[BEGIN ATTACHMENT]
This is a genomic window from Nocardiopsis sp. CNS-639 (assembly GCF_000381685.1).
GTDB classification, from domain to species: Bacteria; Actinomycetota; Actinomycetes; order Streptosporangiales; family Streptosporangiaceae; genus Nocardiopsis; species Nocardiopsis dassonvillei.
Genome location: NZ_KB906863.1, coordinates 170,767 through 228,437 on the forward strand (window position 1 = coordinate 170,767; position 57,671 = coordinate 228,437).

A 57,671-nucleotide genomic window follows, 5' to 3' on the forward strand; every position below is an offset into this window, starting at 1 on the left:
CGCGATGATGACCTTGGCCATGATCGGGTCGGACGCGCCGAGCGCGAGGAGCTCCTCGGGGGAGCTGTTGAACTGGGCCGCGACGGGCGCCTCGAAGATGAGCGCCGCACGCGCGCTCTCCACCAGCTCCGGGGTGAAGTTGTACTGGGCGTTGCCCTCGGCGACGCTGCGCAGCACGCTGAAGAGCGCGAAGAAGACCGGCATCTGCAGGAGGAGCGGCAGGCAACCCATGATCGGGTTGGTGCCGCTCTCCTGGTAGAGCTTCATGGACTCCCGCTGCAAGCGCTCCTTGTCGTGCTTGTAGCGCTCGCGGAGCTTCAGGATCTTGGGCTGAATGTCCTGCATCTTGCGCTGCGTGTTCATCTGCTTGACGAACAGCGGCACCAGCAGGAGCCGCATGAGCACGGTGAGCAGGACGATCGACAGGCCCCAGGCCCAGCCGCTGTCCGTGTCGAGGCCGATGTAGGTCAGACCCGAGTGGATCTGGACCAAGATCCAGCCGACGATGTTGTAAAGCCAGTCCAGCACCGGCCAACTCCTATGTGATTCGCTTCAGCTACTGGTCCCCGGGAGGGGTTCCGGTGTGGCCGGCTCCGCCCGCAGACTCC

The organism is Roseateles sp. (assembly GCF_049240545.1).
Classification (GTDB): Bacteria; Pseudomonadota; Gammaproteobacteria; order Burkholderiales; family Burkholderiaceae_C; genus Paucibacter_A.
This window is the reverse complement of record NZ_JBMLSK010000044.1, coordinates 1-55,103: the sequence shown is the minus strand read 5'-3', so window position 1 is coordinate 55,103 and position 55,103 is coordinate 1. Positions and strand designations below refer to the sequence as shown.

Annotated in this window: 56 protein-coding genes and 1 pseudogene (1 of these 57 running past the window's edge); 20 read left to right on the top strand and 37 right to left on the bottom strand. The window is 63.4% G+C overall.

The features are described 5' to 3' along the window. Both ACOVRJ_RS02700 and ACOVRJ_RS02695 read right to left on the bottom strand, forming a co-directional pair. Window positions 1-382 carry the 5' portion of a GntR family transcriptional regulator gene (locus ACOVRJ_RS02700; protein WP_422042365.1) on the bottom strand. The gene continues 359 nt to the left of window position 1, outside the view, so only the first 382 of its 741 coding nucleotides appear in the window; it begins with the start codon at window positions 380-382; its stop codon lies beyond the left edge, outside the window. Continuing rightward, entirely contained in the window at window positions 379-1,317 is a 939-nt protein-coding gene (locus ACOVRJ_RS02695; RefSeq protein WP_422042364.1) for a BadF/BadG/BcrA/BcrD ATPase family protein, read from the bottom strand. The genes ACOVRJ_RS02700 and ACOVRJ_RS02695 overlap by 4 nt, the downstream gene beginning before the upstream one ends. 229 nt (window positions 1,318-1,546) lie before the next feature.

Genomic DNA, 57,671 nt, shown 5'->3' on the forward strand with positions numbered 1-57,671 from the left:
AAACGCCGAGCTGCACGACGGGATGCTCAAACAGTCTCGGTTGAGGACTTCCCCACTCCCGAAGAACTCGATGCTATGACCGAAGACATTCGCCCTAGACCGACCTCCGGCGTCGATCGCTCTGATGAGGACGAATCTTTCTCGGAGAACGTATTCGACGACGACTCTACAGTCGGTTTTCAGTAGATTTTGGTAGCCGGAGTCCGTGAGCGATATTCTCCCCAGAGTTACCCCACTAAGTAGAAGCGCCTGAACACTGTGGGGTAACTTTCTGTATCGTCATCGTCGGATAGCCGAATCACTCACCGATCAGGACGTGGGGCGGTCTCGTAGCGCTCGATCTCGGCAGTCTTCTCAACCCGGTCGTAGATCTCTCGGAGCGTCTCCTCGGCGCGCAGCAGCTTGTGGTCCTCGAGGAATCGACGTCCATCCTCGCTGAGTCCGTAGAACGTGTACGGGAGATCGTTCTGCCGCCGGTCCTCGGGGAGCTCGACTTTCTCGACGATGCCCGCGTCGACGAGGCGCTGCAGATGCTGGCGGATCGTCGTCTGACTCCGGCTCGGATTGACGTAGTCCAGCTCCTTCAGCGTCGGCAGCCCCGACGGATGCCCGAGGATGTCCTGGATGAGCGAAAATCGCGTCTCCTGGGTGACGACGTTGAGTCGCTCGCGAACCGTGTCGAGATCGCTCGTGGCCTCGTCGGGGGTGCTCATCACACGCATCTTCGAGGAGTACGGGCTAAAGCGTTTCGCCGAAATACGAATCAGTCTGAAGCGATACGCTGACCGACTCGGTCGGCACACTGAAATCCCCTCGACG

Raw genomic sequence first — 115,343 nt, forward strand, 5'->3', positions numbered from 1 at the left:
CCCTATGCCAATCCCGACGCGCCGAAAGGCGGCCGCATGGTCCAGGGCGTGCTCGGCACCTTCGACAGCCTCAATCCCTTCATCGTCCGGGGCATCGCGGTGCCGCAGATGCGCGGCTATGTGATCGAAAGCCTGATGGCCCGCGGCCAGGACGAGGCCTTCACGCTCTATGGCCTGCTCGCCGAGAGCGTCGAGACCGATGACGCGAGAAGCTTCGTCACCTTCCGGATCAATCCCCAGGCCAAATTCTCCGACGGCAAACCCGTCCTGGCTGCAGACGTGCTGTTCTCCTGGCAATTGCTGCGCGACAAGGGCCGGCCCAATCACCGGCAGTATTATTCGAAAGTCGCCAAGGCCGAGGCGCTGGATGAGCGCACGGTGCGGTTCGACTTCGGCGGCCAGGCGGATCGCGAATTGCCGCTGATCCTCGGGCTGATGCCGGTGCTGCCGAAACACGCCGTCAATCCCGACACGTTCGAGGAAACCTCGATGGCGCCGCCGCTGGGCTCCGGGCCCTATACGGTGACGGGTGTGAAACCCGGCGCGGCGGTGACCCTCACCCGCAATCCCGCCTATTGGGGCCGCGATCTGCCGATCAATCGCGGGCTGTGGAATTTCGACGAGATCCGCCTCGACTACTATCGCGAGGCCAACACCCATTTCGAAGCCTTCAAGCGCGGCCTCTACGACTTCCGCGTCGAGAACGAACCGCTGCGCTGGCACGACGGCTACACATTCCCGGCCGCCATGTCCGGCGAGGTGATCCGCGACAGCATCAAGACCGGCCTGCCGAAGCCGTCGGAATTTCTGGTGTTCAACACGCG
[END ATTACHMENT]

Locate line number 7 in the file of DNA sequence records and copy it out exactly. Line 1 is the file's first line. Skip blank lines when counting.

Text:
Classification (GTDB): Bacteria; Pseudomonadota; Gammaproteobacteria; order Burkholderiales; family Burkholderiaceae_C; genus Paucibacter_A.